Early-weaning gamble pays off

From 'doom and gloom' to topping a record-breaking AuctionsPlus sale

Beef
Bob Crawford (on right) with David Godfrey and Will Taylor who helped him draft their AuctionsPlus sale-topping weaners into the yards. Photo supplied.

Bob Crawford (on right) with David Godfrey and Will Taylor who helped him draft their AuctionsPlus sale-topping weaners into the yards. Photo supplied.

Aa

The Crawfords sold their weaners for more than $6/kg.

Aa

Moulamein cattle producers, Bob and Jo Crawford, Windouran, topped AuctionsPlus' largest cattle sale on record last Friday, their weaners selling for more than six dollars a kilogram.

Their Angus five to seven-month-old steers, weighing 124 kilograms attracted 669 cents per kilogram, while their heifers weighing 119kg made 613c/kg.

However, Mr Crawford said just a couple of months ago it was a "do or die" situation for their sale-topping weaners.

"They were on our Boorowa property and it was all doom and gloom," Mr Crawford said.

"We were running out of water, had virtually run out of feed and were worried about the bushfires burning us out."

"It was one of those moments in life where you either decide to go for it or not and we decided that we were going to go for it." - Bob Crawford, Moulamein cattle producer

Mr Crawford said therefore they made the decision to wean their calves early and truck them to their Moulamein property.

"Along with my son David and his workers Rodney Taylor and Justin Tarrant, we put in 12 hour days for the first three days of the New Year, mustering and drafting the calves in," Mr Crawford said.

"It was one of those moments in life where you either decide to go for it or not and we decided that we were going to go for it."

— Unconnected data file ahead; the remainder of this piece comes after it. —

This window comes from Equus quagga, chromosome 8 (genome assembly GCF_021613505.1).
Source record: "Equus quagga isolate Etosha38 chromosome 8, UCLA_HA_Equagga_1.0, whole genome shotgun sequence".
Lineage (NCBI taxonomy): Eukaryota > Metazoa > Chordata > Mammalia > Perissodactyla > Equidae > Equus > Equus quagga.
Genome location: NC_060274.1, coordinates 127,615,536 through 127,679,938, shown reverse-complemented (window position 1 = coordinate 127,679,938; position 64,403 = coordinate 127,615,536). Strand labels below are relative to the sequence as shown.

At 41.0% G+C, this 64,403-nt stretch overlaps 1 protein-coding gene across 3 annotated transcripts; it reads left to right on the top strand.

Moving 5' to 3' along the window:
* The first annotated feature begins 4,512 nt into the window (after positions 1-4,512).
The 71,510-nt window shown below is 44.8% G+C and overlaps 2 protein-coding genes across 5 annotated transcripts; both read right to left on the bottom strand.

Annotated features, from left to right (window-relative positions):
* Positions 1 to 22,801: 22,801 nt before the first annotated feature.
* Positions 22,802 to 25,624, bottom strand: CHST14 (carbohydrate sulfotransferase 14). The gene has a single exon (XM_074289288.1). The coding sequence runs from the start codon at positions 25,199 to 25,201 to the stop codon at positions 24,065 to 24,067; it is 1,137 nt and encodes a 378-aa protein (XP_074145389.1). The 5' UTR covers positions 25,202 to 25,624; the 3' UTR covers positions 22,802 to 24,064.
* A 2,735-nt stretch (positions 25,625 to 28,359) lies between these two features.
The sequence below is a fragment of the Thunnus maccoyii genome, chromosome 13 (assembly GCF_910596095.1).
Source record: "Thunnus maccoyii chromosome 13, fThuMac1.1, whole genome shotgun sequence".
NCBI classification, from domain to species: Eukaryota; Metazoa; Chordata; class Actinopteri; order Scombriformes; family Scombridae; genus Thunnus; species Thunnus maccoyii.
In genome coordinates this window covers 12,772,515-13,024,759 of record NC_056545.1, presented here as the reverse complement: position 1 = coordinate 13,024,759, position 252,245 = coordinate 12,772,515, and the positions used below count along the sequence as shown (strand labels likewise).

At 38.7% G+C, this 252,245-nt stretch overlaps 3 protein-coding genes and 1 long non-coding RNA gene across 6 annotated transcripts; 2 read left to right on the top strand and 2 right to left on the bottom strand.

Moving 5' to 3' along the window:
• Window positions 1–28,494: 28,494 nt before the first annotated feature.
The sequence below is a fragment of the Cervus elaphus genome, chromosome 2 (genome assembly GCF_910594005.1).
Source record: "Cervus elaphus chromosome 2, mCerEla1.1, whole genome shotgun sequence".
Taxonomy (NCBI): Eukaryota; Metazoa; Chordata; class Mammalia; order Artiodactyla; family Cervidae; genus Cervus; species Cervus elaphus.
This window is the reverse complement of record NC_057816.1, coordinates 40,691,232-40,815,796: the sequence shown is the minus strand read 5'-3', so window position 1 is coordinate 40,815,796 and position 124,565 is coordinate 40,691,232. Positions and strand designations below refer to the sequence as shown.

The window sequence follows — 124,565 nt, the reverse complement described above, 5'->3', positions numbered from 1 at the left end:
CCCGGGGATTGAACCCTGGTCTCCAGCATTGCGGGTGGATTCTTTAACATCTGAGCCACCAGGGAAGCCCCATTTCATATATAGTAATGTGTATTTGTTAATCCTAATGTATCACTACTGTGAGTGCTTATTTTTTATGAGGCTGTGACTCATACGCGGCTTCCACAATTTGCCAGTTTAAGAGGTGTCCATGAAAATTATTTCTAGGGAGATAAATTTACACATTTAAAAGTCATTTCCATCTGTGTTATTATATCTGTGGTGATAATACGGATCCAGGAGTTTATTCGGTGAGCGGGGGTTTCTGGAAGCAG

Mr Crawford said when they got the 958 calves home to Moulamein they yard weaned them and fed them vetch, barley, wheaten and oaten straw hay and a weaner calf pellet.

He said they decided to sell the top-third of the weaners on AuctionsPlus after realising they didn't have enough feed to keep all of them going and seeing the market firm up following the rain up north.

However, Mr Crawford said they never expected to receive the prices they did.

"We had no idea," he said.

"We thought they would be reasonably firm but we didn't know it was going to be a record sale number and that the prices would sky-rocket."

The Crawfords' weaner heifers weighing 119kg made 613c/kg. They decided to truck their calves from their Boorowa property to Moulamein and yard wean them. Photo - AuctionsPlus

The Crawfords' weaner heifers weighing 119kg made 613c/kg. They decided to truck their calves from their Boorowa property to Moulamein and yard wean them. Photo - AuctionsPlus

He said the majority of the 300 cattle they sold on Friday would be heading north.

"It's just lucky the people up north and east have had the rain and they're looking for cattle," Mr Crawford said.

He said they would keep the rest of their weaners on for another month or so and then look to sell again on AuctionsPlus.

"It's much easier to go through Auctions Plus because trucking to a site is not really an option for us with this sort of pastoral country," Mr Crawford said.

"These cattle have just walked 5km into the trucking yards so it's very difficult for us to say 'right we're all going to market'."

The Crawfords said they would usually paddock background feed their weaners, selling at close to 350 kilograms.

"The season as it is now though, it's just not feasible to do out here," Mr Crawford said.

Aa

From the front page

Sponsored by